Yesterday's vote to advance the nomination of Elena Kagan out of the Senate Judiciary Committee was no surprise--with the exception of the lone Republican "aye": Sen. Lindsey Graham (S.C.). For those who
regularly read this Update, you know I am not a fierce partisan. In fact, I think blind partisan politics has done tremendous damage to our form of government and to our country. But I am also repulsed by those who abandon principle in the pursuit of bi-partisan photo-op. Sen. Graham stunned conservatives--not so much because he broke with his party, but because of his bewildering rationale. In conversations yesterday, Sen. Graham essentially said that his main reason for defecting was because Republicans had it coming. "I could give a hundred reasons why I could vote no..." he explained, "[but] I understood we lost [the 2008 election]. President Obama won."
If that's his logic, why even bother to show up for the next two years? In fact, why hold confirmation hearings at all? If American Presidents have the power to impose their every policy whim, why trouble with Congress at all? "I'm going to vote for her," Sen. Graham said, "and that doesn't mean I'm pro-choice. I'm very pro-life. I'm going to vote for her because I believe the last election had consequences." True, the President gets to pick, but the Senate has the power to confirm. That's what the Constitution says. And when Senators give a pass to a woman who doesn't heed the law--let alone understand how to interpret it--there should be consequences.
Sen . Graham insisted that the Senate "should have a special and strong reason for the denial of confirmation." How about personally twisting the opinion of two medical groups to advance the killing of half-delivered babies? Or using her power to shun the U.S. military from college campuses in a time of war? Yet Sen. Graham insists she "passes [the] test." "[The Constitution] puts upon me a standard that's stood the test of time," he said. "Is the person qualified?" Absolutely not. She has zero experience as a judge. The only relevant legal experience she does have is as a political lawyer. "Is it a person of good character?" The plot to substitute her own judgment for that of trained physicians' shows, at the very least, that Kagan is devoid of any professional standards.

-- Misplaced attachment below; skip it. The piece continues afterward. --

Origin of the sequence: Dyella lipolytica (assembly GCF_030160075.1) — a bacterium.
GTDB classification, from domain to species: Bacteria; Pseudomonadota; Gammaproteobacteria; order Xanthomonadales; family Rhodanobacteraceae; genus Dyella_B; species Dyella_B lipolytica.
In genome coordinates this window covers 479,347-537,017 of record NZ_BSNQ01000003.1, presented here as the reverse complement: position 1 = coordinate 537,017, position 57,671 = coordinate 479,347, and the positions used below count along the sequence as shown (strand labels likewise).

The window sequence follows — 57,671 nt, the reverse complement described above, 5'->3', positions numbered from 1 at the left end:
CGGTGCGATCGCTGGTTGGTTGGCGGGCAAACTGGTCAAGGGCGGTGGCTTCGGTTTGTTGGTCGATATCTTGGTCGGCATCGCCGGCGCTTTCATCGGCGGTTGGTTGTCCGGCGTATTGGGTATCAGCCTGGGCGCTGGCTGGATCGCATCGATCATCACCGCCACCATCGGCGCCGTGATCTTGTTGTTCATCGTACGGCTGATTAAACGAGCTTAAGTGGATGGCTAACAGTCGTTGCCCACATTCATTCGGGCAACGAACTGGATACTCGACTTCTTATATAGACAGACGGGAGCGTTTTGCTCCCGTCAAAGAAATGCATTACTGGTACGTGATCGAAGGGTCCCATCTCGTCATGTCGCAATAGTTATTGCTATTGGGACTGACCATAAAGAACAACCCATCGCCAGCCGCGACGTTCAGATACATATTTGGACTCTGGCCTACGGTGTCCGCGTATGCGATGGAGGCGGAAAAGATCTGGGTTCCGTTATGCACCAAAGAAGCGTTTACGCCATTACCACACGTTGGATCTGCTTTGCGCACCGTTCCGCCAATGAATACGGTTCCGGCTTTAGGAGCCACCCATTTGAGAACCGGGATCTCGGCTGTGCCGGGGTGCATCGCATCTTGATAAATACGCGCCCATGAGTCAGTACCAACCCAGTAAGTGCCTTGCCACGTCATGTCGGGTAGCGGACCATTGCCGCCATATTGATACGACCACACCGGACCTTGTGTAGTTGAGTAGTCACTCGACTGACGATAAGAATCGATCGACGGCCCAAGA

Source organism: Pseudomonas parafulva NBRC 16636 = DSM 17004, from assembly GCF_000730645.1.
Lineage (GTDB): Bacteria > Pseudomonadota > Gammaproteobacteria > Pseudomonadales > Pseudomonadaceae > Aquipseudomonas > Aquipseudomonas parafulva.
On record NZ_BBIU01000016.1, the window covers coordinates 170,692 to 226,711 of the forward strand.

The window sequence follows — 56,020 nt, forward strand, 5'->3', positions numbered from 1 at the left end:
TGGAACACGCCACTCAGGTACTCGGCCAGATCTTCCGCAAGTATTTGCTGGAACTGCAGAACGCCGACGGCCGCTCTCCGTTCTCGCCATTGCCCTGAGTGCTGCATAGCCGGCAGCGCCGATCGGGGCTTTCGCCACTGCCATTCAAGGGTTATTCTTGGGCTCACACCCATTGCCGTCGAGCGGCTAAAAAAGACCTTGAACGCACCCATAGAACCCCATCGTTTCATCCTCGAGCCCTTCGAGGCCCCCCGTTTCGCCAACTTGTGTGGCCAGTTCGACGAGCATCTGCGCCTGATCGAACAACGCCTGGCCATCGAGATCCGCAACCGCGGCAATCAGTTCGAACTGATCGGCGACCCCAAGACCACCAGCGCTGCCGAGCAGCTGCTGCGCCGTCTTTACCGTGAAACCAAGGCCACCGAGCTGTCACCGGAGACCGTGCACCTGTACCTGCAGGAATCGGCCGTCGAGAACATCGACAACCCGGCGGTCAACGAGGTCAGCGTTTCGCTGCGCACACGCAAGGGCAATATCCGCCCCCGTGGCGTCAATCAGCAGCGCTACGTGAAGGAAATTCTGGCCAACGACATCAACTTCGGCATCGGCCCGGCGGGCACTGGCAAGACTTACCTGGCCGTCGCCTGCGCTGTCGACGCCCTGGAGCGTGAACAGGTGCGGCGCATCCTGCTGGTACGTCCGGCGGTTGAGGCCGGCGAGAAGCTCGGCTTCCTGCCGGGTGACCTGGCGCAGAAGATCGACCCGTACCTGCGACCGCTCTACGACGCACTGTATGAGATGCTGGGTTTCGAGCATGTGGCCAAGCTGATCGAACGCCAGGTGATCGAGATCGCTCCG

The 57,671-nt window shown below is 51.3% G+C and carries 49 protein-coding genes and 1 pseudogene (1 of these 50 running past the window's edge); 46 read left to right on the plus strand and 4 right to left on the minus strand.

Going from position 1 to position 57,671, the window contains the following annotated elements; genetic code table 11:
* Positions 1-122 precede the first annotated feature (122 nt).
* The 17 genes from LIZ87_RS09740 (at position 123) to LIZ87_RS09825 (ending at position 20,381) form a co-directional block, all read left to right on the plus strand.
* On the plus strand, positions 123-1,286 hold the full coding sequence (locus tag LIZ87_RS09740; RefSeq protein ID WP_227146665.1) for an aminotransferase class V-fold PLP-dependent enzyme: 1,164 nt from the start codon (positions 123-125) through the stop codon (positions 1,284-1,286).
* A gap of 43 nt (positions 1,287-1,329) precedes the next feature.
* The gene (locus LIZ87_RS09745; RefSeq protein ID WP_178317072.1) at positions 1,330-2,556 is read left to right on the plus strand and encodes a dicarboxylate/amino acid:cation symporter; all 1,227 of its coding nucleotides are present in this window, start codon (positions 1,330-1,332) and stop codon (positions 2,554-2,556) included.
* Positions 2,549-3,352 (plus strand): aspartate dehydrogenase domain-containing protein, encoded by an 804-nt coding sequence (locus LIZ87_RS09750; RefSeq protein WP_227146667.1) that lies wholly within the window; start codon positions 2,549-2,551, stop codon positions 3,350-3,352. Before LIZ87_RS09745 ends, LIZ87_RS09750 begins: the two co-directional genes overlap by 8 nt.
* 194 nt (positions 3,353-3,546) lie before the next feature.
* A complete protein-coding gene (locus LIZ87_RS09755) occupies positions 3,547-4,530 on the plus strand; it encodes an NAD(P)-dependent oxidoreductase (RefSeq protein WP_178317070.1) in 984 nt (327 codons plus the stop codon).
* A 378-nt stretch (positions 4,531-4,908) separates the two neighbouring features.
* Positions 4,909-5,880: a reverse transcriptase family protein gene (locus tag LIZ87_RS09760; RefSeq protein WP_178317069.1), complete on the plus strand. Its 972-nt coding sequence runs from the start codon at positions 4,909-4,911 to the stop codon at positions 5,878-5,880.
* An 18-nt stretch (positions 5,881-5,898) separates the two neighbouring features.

"Are they someone that understands the difference between being a judge and being a politician?" In her graduate thesis, she took the idea of judicial activism to new heights, writing that it is "not necessarily wrong" for judges "to mold... the law in order to promote certain ethical values and achieve certain social ends." In each of these categories, Elena Kagan doesn't even measure up to Sen. Graham's own standards! Unfortunately for Republicans, his absurd rationalization of Kagan leaves them virtually powerless to block her on the Senate floor. By abandoning conservatives, Sen. Graham pushed Democrats across the 60-vote threshold they need to stave off any procedural challenges. And by abandoning Americans, he may have pushed the court into a bold new era of political activism.